When I was a teen I used to stretch the kitchen phone cord into the pantry, close the door as tightly as possible without cutting the connection, sit down on the floor next to the flour and pancake mix, call my best friend and say whatever I wanted. Those days seem gone, and they have taken privacy with them.
I find myself mourning that loss of privacy for our young people, and I’m left wondering how they can safely find that moment with a trusted friend to be just a little bad, a little irreverent. On social media, the roar of exposure can be loud, and there are no safeguards whether you are 12 or 50. Whatever someone posts lives longer than Twinkies, and nothing really escapes scrutiny.
But that’s not what our children believe, no matter how many times you tell them not to post anything they don’t want their grandparents to see. For an upcoming workshop on social media that several of our juniors are leading for the sixth grade, the juniors first sent a questionnaire to their younger peers to see what questions they had. The first question was, “if my app says it’s private, is it?”
The answer is no, always no, and, indeed, this reality can come at a cost. If social media is your singular way to be in the world, then where are those “off-the-record” moments that help you work out some of the rights and wrongs of growing up? And as social media lives in the land of more is more and encourages fast and sometimes thoughtless spontaneity, the result is not only volume, but also something far different from the relational intent sought after. The one-on-one becomes the one-on-hundreds, void of the personal and authentic, almost free from ownership. Until it isn’t.
And then there is the hyperhappiness that thrives on social media, carrying with it a pretty hefty price tag of hyperbole. The stage-crafted joy of selfies and plates of wonderful food at every fun gathering can make young scrollers believe that everyone is happier than they are, and happier all the time. Happiness, then, becomes not a condition, but a constant. As one college freshman alum wisely told me, “I don’t believe all of those Instagrams; not everyone can be that happy with their roommates.” And this revelation was from a 19-year-old. What if you were 12?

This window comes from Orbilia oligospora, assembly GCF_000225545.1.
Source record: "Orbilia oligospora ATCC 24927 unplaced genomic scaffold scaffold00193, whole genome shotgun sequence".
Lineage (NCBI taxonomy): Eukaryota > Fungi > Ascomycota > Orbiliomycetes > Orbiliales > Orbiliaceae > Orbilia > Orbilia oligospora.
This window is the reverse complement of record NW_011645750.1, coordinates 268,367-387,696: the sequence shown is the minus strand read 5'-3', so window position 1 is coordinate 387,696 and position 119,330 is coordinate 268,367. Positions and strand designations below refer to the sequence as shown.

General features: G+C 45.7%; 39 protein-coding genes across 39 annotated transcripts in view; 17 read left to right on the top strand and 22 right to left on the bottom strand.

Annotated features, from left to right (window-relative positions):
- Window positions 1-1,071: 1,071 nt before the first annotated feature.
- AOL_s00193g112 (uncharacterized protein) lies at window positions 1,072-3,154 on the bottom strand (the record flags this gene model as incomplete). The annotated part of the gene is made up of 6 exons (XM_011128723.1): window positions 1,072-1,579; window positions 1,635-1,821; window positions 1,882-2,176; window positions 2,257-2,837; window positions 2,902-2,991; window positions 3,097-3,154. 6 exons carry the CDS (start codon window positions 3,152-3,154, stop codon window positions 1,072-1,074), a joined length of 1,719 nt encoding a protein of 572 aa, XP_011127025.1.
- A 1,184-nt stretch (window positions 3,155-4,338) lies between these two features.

Rather than recognize the stagecraft of social media, they begin to curate their own hyperhappiness, writing a competitive narrative full of joy they probably don’t feel. The huge irony here is that young people can spend so much time creating an image, that they can only imagine a sense of self through others. How many “likes” did I get today? How much does the world like me? Finally, then, this ceaseless self-focus might not have much a self in it at all.
Recently at one of my senior suppers at my apartment, I brought up the topic of social media, sharing with them some of this thinking. They had a lot to say. One told of how when she checks her social media pages, the content always seems “so fake,” and “so far away from what I really am.” Another said that she “hates texting,” and does so only for necessary details of travel. One said that when she becomes a parent, she is going to try to let her child, “be a kid for a much longer time,” meaning no social media. “I used to hang out with friends outside and play,” she said, “now middle schoolers stay inside and make videos to post.” Another poignantly said that social media makes “your simple happiness worthless.” Several of them said that they now restrict their own time on social media, and they set an app to help them keep their promises to themselves, “It’s terrifying to see how long I used to be on social media.”
Parenting and social media calls for a delicate balance, and the variables are legion. Are there older siblings who are already on social media? What’s the perfect time for owning a smartphone? How long should they be on that phone I’ve given them? I could go on. Piloting the navigation takes time, discussion and lots and lots of back and forth. The stakes are high, but the promises of developing smarter and more thoughtful users of social media, as with the seniors at my dinner, are even higher. I think you just have to keep talking with your children about it…a lot.
During our discussion at dinner, one senior received a text from a friend noting: “Chinese. Help.” Two other seniors, best friends, shared that they FaceTime each other almost every night, talking sometimes for hours. While they told me this, they were holding hands. So it seems there is a pantry out there after all: only in this closet you can see one another as you talk late into the night with a trusted friend.